Timothy Keefer is chief counsel for civil rights and civil liberties for the United States Department of Homeland Security (DHS). His journey to Orthodoxy began at the age of 11 when he asked his mother for a “real” book to read. She gave him a copy of Robert Massie’s “Nicholas and Alexandra,” the story of the last Tsar of Russia. So fascinated was Timothy by this book and the country of Russia that, on the advice of one of his college teachers, he went on to major in Russian studies. During a class visit to the Holy Trinity Monastery in Jordanville, New York, Timothy thought that he may have glimpsed a little piece of heaven. At the time, he was a Protestant and set in his ways of thinking about God.
After college he moved to Washington, DC and continued his language studies. One of his instructors was Russian Orthodox and he visited her church on at least one occasion. Several years later, following a marriage and subsequent divorce, Timothy would return to New York for a year. Searching for answers in his faith and failing to find any, he recalled his visit to Holy Trinity and visited the monastery twice more that year. Finding the monks to be very kind and open to discussions about the faith, Timothy became very impressed with Orthodoxy and gained much respect for it.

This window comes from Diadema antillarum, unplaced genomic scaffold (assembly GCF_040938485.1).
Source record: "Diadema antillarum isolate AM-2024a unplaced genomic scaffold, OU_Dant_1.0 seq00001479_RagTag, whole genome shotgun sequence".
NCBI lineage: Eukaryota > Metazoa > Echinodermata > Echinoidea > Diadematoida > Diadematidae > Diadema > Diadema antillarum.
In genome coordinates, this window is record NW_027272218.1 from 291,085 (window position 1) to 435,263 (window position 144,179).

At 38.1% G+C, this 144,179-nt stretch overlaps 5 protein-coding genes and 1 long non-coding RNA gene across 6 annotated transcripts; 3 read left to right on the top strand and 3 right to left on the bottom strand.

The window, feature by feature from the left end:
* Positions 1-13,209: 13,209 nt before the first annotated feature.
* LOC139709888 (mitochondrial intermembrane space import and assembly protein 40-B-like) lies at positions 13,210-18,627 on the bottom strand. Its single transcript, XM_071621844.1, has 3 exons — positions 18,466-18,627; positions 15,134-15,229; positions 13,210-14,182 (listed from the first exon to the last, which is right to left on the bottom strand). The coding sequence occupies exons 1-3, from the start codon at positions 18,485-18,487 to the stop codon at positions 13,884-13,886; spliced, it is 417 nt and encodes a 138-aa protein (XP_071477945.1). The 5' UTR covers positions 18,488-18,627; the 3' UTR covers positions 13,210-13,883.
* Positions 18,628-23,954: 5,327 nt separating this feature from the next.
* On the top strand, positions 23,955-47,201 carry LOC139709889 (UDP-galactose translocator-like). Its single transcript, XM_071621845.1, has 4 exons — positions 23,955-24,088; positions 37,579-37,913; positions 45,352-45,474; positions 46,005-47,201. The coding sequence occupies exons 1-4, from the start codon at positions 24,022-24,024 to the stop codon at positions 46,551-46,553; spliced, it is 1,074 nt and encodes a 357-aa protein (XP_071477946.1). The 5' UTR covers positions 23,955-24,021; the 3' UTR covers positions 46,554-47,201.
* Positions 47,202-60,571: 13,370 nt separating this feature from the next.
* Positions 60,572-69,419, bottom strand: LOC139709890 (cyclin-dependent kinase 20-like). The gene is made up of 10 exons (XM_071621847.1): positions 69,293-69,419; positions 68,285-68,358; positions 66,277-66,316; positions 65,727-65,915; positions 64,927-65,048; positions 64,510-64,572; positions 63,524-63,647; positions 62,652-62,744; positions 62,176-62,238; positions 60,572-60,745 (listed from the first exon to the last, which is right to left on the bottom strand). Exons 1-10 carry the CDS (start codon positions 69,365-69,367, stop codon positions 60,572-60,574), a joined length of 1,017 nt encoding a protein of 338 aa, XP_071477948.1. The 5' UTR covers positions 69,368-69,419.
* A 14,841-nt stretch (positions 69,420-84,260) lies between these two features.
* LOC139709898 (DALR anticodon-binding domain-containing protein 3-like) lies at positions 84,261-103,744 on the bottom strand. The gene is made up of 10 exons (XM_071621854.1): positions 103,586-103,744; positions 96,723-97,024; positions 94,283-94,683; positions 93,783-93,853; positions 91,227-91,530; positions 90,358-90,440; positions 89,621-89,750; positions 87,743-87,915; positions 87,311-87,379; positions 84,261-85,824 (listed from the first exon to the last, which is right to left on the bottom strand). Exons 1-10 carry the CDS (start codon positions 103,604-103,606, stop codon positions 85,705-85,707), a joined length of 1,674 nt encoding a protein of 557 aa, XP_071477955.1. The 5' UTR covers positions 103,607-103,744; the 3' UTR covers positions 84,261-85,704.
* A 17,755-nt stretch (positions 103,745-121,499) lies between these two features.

Upon moving back to DC, Timothy became a lawyer. Still a Protestant, he was generally happy with it but eventually began to feel that something was missing. He found the Protestant faith to be too susceptible to modern trends with pastors delivering inconsistent messages from one church to the next. Remembering the Orthodox faith, he visited a different church each Sunday. At the Holy Cross Antiochian Church, the priest, Fr. Gregory Matthews-Green, gave Timothy a book “Common Ground: An Introduction to Eastern Christianity for the American Christian” by Jordan Bajis. The book completely changed Timothy’s way of thinking about Christianity. At the same time, a friend recommended St. Nicholas Cathedral, a church in the Russian tradition. Between the book and visits to the cathedral, Timothy began to see the truth about Orthodox Christianity.
He was chrismated on Holy Saturday in 2003 with many of his Protestant friends in attendance. For some of them, it was their first time ever in an Orthodox Church. Though there were mixed reactions from family and friends, for the most part Timothy’s conversion was supported. He joyfully went on to fully embrace his life as a newly illumined Orthodox Christian.